- Templates are a trainable, resource-saving tool that will produce more effective ads. (Dial)
Reading #21: "Exploring Internal Stickiness: Impediments to the Transfer of Best Practice Within the Firm" by Gabriel Szulanski[edit | edit source]
SUMMARY: Knowledge barriers (lack of absorptive capacity, causal ambiguity, and an arduous relationship) contribute to the stickiness of internal knowledge transfer. (Ho)
- Internal transfer of best practices can be described by a four stage process: initiation, implementation, ramp-up, and integration. (Ho)
- The origins of internal stickiness are influenced by four factors: knowledge transferred, source of knowledge, recipient of knowledge, and context. (Ho)
- Counterintuitively, knowledge barriers contribute more to internal stickiness of ideas than motivational factors. (Skiple)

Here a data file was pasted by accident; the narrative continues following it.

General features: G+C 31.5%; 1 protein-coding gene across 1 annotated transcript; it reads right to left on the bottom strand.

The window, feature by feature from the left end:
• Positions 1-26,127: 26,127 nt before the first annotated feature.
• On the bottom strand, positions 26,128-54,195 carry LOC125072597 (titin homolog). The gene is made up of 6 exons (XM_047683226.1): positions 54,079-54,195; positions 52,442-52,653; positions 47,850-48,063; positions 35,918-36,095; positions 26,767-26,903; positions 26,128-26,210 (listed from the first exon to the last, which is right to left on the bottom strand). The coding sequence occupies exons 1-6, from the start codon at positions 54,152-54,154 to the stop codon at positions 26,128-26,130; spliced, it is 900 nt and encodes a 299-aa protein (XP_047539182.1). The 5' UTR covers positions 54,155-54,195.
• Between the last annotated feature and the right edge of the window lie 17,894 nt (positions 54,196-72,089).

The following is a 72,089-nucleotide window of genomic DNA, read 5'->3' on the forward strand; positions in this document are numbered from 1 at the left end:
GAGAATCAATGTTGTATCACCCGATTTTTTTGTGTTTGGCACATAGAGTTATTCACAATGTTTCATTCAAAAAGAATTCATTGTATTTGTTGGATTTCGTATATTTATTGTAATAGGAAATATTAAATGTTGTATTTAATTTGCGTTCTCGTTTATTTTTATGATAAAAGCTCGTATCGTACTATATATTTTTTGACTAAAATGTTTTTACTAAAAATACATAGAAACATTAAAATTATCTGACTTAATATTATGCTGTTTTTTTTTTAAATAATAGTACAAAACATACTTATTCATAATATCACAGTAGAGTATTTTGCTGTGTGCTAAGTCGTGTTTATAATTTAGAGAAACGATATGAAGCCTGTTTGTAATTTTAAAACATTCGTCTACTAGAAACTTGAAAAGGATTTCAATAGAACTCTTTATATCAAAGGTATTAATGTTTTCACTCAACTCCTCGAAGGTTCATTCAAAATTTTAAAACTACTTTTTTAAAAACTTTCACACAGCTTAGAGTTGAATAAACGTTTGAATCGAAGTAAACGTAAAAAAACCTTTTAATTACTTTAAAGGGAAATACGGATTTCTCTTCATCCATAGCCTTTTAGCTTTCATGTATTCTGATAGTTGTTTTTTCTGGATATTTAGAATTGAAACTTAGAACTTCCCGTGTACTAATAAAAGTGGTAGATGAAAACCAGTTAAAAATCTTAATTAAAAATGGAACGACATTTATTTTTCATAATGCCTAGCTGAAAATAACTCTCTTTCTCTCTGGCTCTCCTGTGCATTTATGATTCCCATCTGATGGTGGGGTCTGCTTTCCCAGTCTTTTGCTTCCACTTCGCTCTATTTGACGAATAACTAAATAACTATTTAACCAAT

Reading #22: "Strategic Alliances Structuring: A Game Theory and Transaction Cost..."" by Parkhe[edit | edit source]
- In Strategic Alliances, a broken promise in the present decreases the likelihood of cooperation in the future (like in relationships). (Pauli)
- Behavioral transparancy (i.e. not being "shady"), long time horizons (i.e. marriage - until death do us part), and frequent interactions promote cooperation. (Pauli)
- Reduce fears of being perceived as opportunistic through a show of good faith (i.e. sharing non-recoverable assets like time, money, facility, etc.) (Pauli)
- Successful strategic alliances are composed of two building blocks: 1) a mutually beneficial relationship and 2) fading of the fear of opportunism. (Ho)
Reading #23: "Teaching Timeless Truths Through Classic Literature: Aesop's Fables and Strategic Management" by Short and Ketchen, Jr.[edit | edit source]
SUMMARY: Classic literature can be used to teach lessons and convey truths in contemporary strategic management. (Ho)
- Inexperienced students need help so that lessons in strategic management "stick." (Richey)